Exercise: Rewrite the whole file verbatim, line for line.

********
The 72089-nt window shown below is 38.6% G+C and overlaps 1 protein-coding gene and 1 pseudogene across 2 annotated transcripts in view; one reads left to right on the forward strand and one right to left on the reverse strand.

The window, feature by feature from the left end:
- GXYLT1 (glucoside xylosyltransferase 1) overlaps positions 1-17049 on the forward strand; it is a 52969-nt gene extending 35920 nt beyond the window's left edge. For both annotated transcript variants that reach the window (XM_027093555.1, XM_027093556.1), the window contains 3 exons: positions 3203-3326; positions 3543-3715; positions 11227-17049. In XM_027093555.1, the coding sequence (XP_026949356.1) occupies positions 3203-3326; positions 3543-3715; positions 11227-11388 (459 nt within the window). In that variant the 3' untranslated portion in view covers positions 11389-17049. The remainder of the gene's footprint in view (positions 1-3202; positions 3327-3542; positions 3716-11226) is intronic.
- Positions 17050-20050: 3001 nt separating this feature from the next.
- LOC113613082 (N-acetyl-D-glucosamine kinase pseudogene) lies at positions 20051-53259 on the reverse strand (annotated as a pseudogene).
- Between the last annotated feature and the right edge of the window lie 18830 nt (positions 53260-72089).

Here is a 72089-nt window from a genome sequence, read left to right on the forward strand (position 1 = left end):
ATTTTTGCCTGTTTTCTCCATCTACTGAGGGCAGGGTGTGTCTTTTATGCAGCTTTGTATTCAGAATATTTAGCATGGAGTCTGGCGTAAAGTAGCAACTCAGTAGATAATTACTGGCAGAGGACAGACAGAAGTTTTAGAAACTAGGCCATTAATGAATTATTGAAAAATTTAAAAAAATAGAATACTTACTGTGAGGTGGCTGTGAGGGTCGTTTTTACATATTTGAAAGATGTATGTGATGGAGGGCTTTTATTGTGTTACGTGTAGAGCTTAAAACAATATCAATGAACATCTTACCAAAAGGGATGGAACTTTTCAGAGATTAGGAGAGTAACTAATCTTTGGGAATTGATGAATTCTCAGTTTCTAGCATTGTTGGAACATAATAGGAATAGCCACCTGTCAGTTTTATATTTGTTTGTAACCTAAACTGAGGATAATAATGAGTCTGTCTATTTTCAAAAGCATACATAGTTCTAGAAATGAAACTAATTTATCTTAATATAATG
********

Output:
The 72089-nt window shown below is 38.6% G+C and overlaps 1 protein-coding gene and 1 pseudogene across 2 annotated transcripts in view; one reads left to right on the forward strand and one right to left on the reverse strand.

The window, feature by feature from the left end:
- GXYLT1 (glucoside xylosyltransferase 1) overlaps positions 1-17049 on the forward strand; it is a 52969-nt gene extending 35920 nt beyond the window's left edge. For both annotated transcript variants that reach the window (XM_027093555.1, XM_027093556.1), the window contains 3 exons: positions 3203-3326; positions 3543-3715; positions 11227-17049. In XM_027093555.1, the coding sequence (XP_026949356.1) occupies positions 3203-3326; positions 3543-3715; positions 11227-11388 (459 nt within the window). In that variant the 3' untranslated portion in view covers positions 11389-17049. The remainder of the gene's footprint in view (positions 1-3202; positions 3327-3542; positions 3716-11226) is intronic.
- Positions 17050-20050: 3001 nt separating this feature from the next.
- LOC113613082 (N-acetyl-D-glucosamine kinase pseudogene) lies at positions 20051-53259 on the reverse strand (annotated as a pseudogene).
- Between the last annotated feature and the right edge of the window lie 18830 nt (positions 53260-72089).

Here is a 72089-nt window from a genome sequence, read left to right on the forward strand (position 1 = left end):
ATTTTTGCCTGTTTTCTCCATCTACTGAGGGCAGGGTGTGTCTTTTATGCAGCTTTGTATTCAGAATATTTAGCATGGAGTCTGGCGTAAAGTAGCAACTCAGTAGATAATTACTGGCAGAGGACAGACAGAAGTTTTAGAAACTAGGCCATTAATGAATTATTGAAAAATTTAAAAAAATAGAATACTTACTGTGAGGTGGCTGTGAGGGTCGTTTTTACATATTTGAAAGATGTATGTGATGGAGGGCTTTTATTGTGTTACGTGTAGAGCTTAAAACAATATCAATGAACATCTTACCAAAAGGGATGGAACTTTTCAGAGATTAGGAGAGTAACTAATCTTTGGGAATTGATGAATTCTCAGTTTCTAGCATTGTTGGAACATAATAGGAATAGCCACCTGTCAGTTTTATATTTGTTTGTAACCTAAACTGAGGATAATAATGAGTCTGTCTATTTTCAAAAGCATACATAGTTCTAGAAATGAAACTAATTTATCTTAATATAATG